Dermatology: Supply and Demand

Dermatologists engage in the detection and prevention of skin, hair and nail disorders as a field in medicine. If you’re looking for more tips, Las Vegas Skin & Cancer South Rancho-Dermatologist has it for you. Clinical dermatologists manage numerous chronic skin diseases, such as acne, dermatitis, warts, psoriasis, rosacea, eczema, skin cancer screening, skin growth / infection, hair loss and nail abnormalities. Fellowship-trained Mohs surgeons and dermatology surgeons have specialized in the assessment and treatment of skin cancer, the removal and excision of healthy, premalignant and malignant skin lesions, the diagnosis and treatment of nail surgery and skin cancer utilizing Mohs micrographic surgery and facial reconstruction.

The new dermatologists market significantly exceeds availability. Dermatologists treat females and males in fairly similar proportions and accommodate both age ranges, but individuals aged 10-55 and 65 + make up the bulk of dermatology appointments. Despite the skin cancer crisis (more than one million cases each year) and the ageing population, dermatologists are in extremely high demand, with an estimated 6-8 weeks waiting to see one. Nationally, the ratio of dermatologists to patients is around 1:33,000 but in rural areas this is far higher. Over many decades, such ratios were close.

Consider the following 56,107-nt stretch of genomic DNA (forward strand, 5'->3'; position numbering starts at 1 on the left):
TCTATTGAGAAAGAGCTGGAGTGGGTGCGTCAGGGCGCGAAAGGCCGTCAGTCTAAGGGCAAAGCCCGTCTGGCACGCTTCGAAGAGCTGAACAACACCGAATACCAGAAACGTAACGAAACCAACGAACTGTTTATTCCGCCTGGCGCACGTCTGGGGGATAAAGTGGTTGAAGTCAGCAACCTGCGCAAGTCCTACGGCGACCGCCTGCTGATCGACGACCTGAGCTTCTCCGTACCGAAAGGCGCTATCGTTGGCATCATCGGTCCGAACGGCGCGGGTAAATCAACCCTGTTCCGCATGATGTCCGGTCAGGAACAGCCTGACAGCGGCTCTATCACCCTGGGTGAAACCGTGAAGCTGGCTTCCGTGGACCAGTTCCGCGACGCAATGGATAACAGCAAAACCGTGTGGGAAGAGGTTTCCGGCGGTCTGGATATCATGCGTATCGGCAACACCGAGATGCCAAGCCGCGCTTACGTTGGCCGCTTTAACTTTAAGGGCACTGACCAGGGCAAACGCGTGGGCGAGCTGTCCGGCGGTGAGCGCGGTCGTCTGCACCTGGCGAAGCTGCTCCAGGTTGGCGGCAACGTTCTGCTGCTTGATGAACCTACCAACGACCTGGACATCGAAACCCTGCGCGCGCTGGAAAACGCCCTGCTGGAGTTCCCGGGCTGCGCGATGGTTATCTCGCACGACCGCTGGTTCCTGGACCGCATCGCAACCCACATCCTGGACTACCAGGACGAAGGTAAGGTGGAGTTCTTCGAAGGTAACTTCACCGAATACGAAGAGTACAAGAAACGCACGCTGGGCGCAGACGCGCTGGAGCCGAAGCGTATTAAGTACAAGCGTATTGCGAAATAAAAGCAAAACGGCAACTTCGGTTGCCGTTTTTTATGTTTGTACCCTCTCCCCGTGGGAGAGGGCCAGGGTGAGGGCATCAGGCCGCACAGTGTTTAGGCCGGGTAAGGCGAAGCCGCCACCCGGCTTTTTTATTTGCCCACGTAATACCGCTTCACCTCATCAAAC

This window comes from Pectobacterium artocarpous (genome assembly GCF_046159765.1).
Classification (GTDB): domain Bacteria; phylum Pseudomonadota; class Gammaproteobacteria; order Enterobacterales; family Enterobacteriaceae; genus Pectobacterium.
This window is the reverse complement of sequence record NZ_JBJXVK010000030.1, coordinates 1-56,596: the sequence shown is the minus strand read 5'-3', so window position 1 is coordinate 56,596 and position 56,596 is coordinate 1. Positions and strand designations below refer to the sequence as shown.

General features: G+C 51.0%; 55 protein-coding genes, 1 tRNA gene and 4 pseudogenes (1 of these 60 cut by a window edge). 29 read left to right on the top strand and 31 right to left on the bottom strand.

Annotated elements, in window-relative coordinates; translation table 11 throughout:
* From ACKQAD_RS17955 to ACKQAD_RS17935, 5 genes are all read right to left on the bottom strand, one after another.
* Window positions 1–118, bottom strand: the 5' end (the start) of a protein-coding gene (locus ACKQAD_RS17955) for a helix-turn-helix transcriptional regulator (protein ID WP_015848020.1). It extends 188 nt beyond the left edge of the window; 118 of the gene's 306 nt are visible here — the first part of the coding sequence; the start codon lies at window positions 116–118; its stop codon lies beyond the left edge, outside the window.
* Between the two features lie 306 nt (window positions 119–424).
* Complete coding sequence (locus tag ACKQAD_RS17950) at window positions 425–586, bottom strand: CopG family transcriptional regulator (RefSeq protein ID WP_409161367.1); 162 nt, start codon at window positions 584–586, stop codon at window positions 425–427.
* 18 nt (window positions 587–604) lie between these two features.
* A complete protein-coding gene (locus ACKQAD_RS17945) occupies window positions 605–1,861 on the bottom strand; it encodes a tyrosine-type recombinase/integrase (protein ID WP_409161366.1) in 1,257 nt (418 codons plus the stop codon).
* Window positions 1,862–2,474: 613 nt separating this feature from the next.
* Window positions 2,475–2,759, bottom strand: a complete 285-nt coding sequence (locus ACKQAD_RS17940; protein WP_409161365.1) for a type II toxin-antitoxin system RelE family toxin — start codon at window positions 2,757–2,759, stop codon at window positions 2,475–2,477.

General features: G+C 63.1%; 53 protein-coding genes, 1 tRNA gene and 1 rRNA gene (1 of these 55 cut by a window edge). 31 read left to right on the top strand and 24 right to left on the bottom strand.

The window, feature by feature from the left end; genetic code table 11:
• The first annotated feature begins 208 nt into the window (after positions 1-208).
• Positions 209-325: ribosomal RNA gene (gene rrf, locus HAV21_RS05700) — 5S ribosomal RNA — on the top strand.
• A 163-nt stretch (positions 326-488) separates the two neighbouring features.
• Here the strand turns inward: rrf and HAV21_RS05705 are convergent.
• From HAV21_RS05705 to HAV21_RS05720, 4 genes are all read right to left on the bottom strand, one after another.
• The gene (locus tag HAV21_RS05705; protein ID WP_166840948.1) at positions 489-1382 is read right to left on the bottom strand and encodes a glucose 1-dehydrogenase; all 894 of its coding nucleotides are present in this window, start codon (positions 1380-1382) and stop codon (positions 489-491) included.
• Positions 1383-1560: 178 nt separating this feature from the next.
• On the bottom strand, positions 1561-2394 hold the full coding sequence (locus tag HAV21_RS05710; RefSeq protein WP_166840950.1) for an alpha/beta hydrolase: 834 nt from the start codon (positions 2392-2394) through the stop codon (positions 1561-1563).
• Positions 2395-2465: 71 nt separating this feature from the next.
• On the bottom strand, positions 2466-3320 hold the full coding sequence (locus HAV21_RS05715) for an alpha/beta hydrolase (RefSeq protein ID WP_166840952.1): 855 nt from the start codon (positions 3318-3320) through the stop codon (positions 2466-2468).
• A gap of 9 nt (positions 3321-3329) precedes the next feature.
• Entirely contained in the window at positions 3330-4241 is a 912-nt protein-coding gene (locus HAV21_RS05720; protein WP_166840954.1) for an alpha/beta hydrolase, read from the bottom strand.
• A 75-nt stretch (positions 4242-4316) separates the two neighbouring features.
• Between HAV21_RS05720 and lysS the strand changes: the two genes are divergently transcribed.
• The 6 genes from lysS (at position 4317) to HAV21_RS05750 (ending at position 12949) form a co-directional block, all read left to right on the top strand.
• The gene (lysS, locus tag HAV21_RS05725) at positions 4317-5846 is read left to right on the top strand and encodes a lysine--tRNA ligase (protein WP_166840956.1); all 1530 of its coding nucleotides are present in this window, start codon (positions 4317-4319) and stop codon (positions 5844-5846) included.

Since designing new dermatology training programs is rather challenging, and given the reality that most dermatology residencies have collapsed in recent years, it is virtually unlikely to expand the amount of dermatologists in any realistic time period. Most dermatologists lately specialize in makeup, but they don’t handle skin disorders or perform surgical dermatology. About 65 per cent of dermatologists are over 54 years old and will shortly withdraw, contributing to the scarcity. Owing to the fact that dermatology is actually one of the top three most lucrative professional specialties, there are very few overseas medical students who may join internship training programs as is the case for internal medicine or family practice programmes. The comparatively small number of females joining the labor force in dermatology in less than full-time jobs further limits how many patients will be treated. For several years both of these considerations will tend to ensure the need for qualified dermatologists.